The Law of Intellectual Property plays a valuable role in most if not all domestic legal systems. The drafters of the United States Constitution were so cognizant of the value of this right that a congressional empowerment clause was designated specifically for Intellectual Property, more commonly known as the Copyrights Clause.[i] Efforts toward the harmonization of intellectual property rights on an international scale have drawn into question two distinct approaches to copyrights, the protection of economic rights, and the protection of moral rights. In its history, the United States has viewed copyrights from an economic perspective. Whereas European nations are more likely to construct copyrights as moral rights. These differing perspectives might be illustrative while considering the pending litigation surrounding the commercialization of the writings of J.R.R. Tolkien.
Cover art for editions of novels written by J.R.R. Tolkien and published by Houghton Mifflin in 1999.[ii]
The film adaptation of The Lord of the Rings Trilogy was a massive commercial success which received massive critical acclaim.[iii] This film lead to its own set of disputes over the sharing of profits between the filmmakers and the Tolkien estate. With the success, it was foreseeable that Warner Bros. would want to acquire rights to The Hobbit as well.[iv] A contract was signed, and three films were adapted from the novel. Although The Hobbit films were slightly less successful or acclaimed, this was not the cause for dispute between the Fourth Age, Ltd. (the corporate form of the Tolkien Estate) and Warner Bros. The lawsuit arose from the attempt to commercialize/market the films through the development of Lord of the Rings/ The Hobbit themed casino games.[v]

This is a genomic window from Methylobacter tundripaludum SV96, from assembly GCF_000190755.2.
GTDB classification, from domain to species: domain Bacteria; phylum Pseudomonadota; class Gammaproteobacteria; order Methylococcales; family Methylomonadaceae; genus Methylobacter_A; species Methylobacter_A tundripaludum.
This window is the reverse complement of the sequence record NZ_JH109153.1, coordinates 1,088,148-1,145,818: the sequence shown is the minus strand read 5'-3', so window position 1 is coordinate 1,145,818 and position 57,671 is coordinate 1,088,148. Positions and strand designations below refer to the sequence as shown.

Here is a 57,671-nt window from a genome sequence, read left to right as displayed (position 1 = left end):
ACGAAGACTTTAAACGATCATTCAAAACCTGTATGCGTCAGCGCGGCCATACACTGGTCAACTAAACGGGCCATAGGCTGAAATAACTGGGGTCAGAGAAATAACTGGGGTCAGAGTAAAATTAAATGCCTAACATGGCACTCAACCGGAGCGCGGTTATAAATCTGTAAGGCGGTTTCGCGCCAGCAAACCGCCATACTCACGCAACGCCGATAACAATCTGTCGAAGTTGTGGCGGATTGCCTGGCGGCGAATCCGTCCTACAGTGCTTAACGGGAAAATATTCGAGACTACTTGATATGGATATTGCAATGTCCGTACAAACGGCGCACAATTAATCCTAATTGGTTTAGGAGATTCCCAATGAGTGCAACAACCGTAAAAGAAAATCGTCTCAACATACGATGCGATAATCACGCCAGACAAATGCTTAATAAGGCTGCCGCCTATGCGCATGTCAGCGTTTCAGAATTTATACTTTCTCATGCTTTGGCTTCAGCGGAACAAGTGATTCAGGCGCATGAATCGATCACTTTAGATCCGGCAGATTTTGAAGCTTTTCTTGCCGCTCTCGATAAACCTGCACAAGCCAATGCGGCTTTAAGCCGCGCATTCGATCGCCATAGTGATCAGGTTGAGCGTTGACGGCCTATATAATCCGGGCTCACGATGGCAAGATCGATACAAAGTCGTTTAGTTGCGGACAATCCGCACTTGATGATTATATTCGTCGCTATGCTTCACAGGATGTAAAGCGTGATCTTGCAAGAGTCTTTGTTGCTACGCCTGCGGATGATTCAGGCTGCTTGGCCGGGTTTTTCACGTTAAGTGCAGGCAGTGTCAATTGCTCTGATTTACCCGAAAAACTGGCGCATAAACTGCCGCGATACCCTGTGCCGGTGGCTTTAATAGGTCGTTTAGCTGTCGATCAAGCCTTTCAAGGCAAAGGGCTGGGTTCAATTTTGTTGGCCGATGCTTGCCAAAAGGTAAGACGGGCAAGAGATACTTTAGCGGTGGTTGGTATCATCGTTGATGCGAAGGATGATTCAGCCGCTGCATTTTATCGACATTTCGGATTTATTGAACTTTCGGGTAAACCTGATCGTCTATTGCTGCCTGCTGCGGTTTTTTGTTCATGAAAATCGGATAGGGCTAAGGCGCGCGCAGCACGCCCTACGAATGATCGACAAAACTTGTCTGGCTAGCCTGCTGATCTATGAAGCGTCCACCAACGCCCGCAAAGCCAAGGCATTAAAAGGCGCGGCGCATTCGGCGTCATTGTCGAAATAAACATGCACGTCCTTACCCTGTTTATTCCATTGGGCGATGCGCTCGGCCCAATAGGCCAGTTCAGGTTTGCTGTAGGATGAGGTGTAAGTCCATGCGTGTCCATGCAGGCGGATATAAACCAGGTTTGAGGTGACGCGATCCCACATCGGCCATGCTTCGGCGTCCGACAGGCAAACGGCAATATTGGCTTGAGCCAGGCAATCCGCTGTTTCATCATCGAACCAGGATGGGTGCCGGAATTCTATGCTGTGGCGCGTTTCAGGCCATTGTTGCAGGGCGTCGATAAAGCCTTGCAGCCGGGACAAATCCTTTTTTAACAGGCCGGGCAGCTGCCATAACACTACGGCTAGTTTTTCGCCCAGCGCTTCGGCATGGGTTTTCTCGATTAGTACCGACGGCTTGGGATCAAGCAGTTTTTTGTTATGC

Under the United States economic rights approach, copyrights are designed to provide the incentives for authors to create. From this approach, an author’s interest is in the exclusivity of the economic exploitation of their work. Generally, from this approach once a copyright is licensed through contract, the author’s interest in the intellectual property is limited by the terms of the contract. Depending on the terms of the contract surrounding the marketing of the film, under a purely economic construction of copyright, Warner Bros. might be entitled to relief under contract law.[vii]
Image of U.S and U.K flags superimposed.[vi]
Under the European moral rights approach, copyrights are viewed from a perspective beyond pure economics due to a belief that there is an “intimate bond between authors and their works.”[viii] Under this theory works are viewed as an extension of the individual. Accordingly, countries that subscribe to this construction of copyrights such as France, Germany, and the United Kingdom provide additional protections to authors. Among these protections are a right to ensure the integrity of a work.[ix] The right to ensure the integrity of a work is a separate right from the commercial copyright and accordingly would not be waived while licensing the copyright. This right would likely enable the Tolkien Estates to contest the marketing of the film adaptations through the creation of casino games.